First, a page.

Maltese Spicy Tic Beans (Djerba) Paste (Bigilla) Recipe - Delishably - Food and Drink
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Maltese Spicy Tic Beans (Djerba) Paste (Bigilla) Recipe

Author:

Kikalina is from Malta and enjoys sharing facts and tidbits about Maltese culture and traditions.

Bigilla with galleti on the left and ftira on the right

Bigilla with galleti on the left and ftira on the right

 

Tic beans are used to make this Maltese recipe that is also referred to as bigilla in the native language. Locally, tic beans are referred to as "ful ta' Ġirba" (Djerba beans). These are similar to but smaller than broad beans, with a darker and harder skin. Should these type of beans be unavailable, dried broad beans (also known as fava beans) can be used. The paste is served either with a piece of bread (like ftira) or water crackers (galletti). It is ideal as a healthy snack or to serve with drinks. In Malta, this bigilla can be purchased in stores or from street vendors. However, for those who wish to try it at home, here is the authentic recipe passed down in my family through generations. I still have the handwritten recipe in my great grandmother's handwriting!

Dried Broad Beans

Dried Broad Beans

Cook Time

Prep timeCook timeReady inYields

10 min

1 hour 30 min

1 hour 40 min

a nice bowlful to share with a group of people

Tic Beans (Djerba Beans or 'ful tal-girba')

Tic Beans (Djerba Beans or 'ful tal-girba')

Ingredients

  • 500 grams tic beans, (Djerba Beans)
  • 6 tablespoons extra virgin olive oil
  • 1 lemon, (just the juice)
  • 1 or 2 red peppers, (add to taste)
  • 7 cloves dried garlic
  • fresh pasley
  • fresh mint
  • marjoram
  • salt
  • a blender

The Method

  1. Place the tic beans in a large container and cover with water. Let them soak for a day making sure to change the water several times.
  2. Drain the water. Rinse the beans and place in a pot. Cover the beans with water. Bring the water to the boil and allow to boil for 90 minutes. Add more water to the pot as needed, always making sure all the beans are covered in water. (If using a pressure cooker, you need to cook for 30 minutes.)
  3. After 90 minutes, the beans should be soft. Drain the water and put the beans in the blender.
  4. Add the other ingredients and blend.
  5. Allow to cool before serving.

Comments

Mimi on January 25, 2019:

I'm Maltese and this captures the traditional Bigilla taste and texture! Street hawkers selling piping hot Bigilla are a rare find these days so thank you for providing this recipe!

Rosina Galdes on April 19, 2014:

I only had canned fava beans in chilli in the pantry and being hungry and short on time, I remembered this old favourite from my childhood days. It came quite close to the one I used to buy from the street hawker. I have to say though, when it is warm or hot, it tastes much nicer. I warmed it up in the microwave and it was delicious. One tip - be careful with the salt if using tinned beans. This is a recipe that matures with age, that's if you can resist constantly dipping into it. Keeps well in an airtight container. I spread mine over crusty bread. Mmm yum...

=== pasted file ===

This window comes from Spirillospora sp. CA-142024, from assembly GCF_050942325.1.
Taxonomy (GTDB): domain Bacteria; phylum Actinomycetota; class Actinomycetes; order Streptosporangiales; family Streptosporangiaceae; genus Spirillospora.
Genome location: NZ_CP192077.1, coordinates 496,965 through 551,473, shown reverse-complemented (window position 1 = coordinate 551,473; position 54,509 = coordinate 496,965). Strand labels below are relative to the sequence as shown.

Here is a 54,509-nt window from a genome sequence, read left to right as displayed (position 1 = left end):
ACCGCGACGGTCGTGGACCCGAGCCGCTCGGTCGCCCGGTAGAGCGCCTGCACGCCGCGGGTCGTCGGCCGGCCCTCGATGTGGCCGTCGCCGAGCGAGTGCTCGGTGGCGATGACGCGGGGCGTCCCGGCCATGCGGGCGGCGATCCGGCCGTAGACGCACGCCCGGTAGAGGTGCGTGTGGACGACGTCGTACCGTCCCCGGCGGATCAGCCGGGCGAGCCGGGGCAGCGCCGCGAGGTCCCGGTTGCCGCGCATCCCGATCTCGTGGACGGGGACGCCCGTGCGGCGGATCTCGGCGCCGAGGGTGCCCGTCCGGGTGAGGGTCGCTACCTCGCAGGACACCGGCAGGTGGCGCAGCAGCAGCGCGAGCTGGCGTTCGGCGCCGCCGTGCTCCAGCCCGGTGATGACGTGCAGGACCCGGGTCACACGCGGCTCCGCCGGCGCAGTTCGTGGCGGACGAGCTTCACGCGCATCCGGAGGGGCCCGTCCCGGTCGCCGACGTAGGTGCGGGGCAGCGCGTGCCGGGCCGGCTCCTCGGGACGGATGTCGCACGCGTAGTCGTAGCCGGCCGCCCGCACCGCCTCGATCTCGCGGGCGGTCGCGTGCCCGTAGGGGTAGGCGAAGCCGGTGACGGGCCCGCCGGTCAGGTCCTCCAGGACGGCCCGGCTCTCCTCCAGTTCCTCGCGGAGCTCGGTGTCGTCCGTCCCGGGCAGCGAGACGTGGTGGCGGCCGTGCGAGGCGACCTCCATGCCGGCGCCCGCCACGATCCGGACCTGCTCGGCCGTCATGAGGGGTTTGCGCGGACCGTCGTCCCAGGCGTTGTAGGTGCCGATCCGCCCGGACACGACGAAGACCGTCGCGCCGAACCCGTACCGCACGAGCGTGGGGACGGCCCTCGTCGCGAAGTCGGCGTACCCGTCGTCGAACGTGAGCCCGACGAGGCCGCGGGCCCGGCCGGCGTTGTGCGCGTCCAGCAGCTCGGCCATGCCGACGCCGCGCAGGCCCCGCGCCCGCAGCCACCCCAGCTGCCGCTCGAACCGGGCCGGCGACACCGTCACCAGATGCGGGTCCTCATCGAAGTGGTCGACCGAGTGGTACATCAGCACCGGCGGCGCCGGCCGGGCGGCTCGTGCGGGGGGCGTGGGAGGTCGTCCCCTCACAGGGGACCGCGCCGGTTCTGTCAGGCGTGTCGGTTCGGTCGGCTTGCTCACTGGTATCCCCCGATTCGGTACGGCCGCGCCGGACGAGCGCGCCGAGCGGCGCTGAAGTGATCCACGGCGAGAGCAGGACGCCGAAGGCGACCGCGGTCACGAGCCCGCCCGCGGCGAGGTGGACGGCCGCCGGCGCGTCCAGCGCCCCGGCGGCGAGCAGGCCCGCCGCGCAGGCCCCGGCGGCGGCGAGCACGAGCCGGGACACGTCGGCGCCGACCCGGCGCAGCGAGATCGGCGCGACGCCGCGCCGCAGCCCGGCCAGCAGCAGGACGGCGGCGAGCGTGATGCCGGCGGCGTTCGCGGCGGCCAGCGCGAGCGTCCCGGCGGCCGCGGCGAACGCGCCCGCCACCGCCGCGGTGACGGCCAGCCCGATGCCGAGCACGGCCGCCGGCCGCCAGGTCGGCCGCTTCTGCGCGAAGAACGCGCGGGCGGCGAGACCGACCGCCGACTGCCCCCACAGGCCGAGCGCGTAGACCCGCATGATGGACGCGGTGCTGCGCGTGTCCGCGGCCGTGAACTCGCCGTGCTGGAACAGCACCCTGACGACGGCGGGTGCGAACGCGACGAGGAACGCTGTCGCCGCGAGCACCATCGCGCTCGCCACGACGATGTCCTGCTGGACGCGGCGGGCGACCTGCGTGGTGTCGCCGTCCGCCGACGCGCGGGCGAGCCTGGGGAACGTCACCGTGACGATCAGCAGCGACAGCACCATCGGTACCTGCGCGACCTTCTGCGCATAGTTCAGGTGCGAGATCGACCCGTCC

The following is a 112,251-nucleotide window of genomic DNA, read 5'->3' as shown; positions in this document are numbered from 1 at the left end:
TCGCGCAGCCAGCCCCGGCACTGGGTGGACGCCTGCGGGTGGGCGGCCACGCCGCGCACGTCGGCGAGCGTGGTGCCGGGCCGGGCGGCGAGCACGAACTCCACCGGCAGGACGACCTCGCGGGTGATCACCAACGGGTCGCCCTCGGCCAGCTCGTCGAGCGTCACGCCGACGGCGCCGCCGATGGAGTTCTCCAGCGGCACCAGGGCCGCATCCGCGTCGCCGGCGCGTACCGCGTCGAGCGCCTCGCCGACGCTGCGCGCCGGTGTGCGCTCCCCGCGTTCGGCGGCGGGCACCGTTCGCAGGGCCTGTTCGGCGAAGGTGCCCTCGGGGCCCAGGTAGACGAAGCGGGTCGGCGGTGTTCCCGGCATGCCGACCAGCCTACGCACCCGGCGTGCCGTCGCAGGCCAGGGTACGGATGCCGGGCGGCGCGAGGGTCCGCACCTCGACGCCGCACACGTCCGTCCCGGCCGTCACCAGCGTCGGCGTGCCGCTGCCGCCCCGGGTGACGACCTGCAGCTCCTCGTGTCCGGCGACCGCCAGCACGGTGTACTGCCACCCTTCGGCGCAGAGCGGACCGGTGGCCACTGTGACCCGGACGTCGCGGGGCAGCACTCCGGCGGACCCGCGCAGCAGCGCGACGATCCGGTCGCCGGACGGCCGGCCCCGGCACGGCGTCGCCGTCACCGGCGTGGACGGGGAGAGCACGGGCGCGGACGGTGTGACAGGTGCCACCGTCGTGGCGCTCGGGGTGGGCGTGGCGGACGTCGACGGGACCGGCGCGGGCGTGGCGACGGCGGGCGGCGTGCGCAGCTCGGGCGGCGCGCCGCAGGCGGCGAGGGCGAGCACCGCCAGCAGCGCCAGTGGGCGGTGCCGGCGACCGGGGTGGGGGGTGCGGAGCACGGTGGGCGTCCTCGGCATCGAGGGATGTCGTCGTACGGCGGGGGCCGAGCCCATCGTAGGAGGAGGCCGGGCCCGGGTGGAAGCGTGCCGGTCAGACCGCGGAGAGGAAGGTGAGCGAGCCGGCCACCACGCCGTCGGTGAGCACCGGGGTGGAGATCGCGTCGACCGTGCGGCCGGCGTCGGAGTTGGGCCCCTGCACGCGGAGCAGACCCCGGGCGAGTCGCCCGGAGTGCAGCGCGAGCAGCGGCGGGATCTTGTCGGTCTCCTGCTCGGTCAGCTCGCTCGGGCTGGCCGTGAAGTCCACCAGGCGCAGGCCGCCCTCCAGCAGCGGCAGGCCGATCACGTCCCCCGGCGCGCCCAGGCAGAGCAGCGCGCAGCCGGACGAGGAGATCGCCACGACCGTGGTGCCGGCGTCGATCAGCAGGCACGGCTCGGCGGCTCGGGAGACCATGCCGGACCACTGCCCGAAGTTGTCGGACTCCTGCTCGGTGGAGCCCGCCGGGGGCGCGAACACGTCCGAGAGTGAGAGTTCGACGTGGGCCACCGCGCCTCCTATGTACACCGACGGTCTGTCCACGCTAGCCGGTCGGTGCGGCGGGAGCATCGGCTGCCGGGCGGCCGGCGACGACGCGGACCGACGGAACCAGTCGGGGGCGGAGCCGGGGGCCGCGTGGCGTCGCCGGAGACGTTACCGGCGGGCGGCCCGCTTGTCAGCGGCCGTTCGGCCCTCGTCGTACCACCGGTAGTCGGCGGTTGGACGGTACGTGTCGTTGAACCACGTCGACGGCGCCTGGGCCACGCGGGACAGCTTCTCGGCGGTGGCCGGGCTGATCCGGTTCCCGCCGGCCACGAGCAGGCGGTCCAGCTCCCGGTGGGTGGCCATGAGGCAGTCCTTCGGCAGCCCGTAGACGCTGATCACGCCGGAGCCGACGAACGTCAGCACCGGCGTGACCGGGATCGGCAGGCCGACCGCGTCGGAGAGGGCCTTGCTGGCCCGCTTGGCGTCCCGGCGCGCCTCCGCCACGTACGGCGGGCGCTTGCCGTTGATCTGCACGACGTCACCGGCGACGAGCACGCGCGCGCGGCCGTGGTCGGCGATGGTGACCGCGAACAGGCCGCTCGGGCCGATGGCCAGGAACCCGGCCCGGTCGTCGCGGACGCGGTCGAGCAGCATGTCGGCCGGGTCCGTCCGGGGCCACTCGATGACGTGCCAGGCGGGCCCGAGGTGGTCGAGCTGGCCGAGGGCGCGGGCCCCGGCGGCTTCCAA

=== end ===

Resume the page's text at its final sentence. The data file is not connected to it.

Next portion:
kikalina (author) from Europe on March 19, 2013:

Although the concept of a hummus and bigilla are the same the taste is very distinctively different. Both are worth a try!

Kathryn from Windsor, Connecticut on March 18, 2013:

This looks delicious! I just came to this from a hummus recipe, and saw your comment about having a similar recipe. It would be interesting to try this, and see how it compares. Thank you for sharing this family recipe with us!

kikalina (author) from Europe on July 21, 2012:

Thanks stessily. This paste is really worth the effort!

stessily on February 21, 2012:

kikalina, Favas are a favourite bean for me. It's rare for them to last long enough to be used in paste! I'm willing to make an exception with this recipe, which sounds scrumptious.

Thank you for sharing your great grandmother's recipe.

kikalina (author) from Europe on November 18, 2011:

yeah let me know if anyone gives it a try :)

rjsadowski on November 13, 2011:

Sounds a little bit like hummus. Interesting.

kikalina (author) from Europe on November 07, 2011:

Finally managed to make some. I tell you, life with a toddler and baby is not easy.

kikalina (author) from Europe on November 06, 2011:

It has been a busy week but will manage a batch tommorow.

Ireno Alcala from Bicol, Philippines on November 05, 2011:

Please do include the finish product of this. I might try this, too. BTW, welcome to HubPages. You can also peruse my Tropical Cooking series at my account.

Thanks for sharing!

kikalina (author) from Europe on October 25, 2011:

Yeah I will post a pic tommorow of the finished product when I get round to making it.

Cynthia B Turner from Georgia on October 25, 2011:

Sounds good and fairly easy. I'll have to try this. Welcome to Hubpages, by the way.

kikalina (author) from Europe on October 17, 2011:

thank you, it does taste anazing! I spread it on fresh warm bread :)

anglnwu on October 17, 2011:

Mmm, sounds like hummus. I would like to try it as it looks very healthy and I'm sure it is delicious as well. Rated up.